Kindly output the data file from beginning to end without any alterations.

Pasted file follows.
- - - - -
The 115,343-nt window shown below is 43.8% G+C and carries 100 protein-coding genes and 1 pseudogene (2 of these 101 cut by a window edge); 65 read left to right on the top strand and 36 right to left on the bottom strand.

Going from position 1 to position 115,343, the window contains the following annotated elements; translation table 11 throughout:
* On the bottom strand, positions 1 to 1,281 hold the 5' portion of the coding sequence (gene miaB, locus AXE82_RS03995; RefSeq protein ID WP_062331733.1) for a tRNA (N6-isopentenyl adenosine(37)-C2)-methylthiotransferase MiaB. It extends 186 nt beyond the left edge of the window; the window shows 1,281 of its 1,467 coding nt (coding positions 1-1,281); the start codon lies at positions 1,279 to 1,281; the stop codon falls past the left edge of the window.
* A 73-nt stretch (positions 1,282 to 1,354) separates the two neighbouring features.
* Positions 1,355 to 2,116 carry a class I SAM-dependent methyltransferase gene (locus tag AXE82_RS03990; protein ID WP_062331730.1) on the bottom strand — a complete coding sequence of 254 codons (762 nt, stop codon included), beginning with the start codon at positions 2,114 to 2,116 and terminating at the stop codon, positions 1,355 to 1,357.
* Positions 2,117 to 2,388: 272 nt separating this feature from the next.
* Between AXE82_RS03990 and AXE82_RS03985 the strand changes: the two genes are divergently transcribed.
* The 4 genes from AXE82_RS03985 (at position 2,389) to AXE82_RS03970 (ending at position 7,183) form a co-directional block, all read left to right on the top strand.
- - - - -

The 115,343-nt window shown below is 43.8% G+C and carries 100 protein-coding genes and 1 pseudogene (2 of these 101 cut by a window edge); 65 read left to right on the top strand and 36 right to left on the bottom strand.

Going from position 1 to position 115,343, the window contains the following annotated elements; translation table 11 throughout:
* On the bottom strand, positions 1 to 1,281 hold the 5' portion of the coding sequence (gene miaB, locus AXE82_RS03995; RefSeq protein ID WP_062331733.1) for a tRNA (N6-isopentenyl adenosine(37)-C2)-methylthiotransferase MiaB. It extends 186 nt beyond the left edge of the window; the window shows 1,281 of its 1,467 coding nt (coding positions 1-1,281); the start codon lies at positions 1,279 to 1,281; the stop codon falls past the left edge of the window.
* A 73-nt stretch (positions 1,282 to 1,354) separates the two neighbouring features.
* Positions 1,355 to 2,116 carry a class I SAM-dependent methyltransferase gene (locus tag AXE82_RS03990; protein ID WP_062331730.1) on the bottom strand — a complete coding sequence of 254 codons (762 nt, stop codon included), beginning with the start codon at positions 2,114 to 2,116 and terminating at the stop codon, positions 1,355 to 1,357.
* Positions 2,117 to 2,388: 272 nt separating this feature from the next.
* Between AXE82_RS03990 and AXE82_RS03985 the strand changes: the two genes are divergently transcribed.
* The 4 genes from AXE82_RS03985 (at position 2,389) to AXE82_RS03970 (ending at position 7,183) form a co-directional block, all read left to right on the top strand.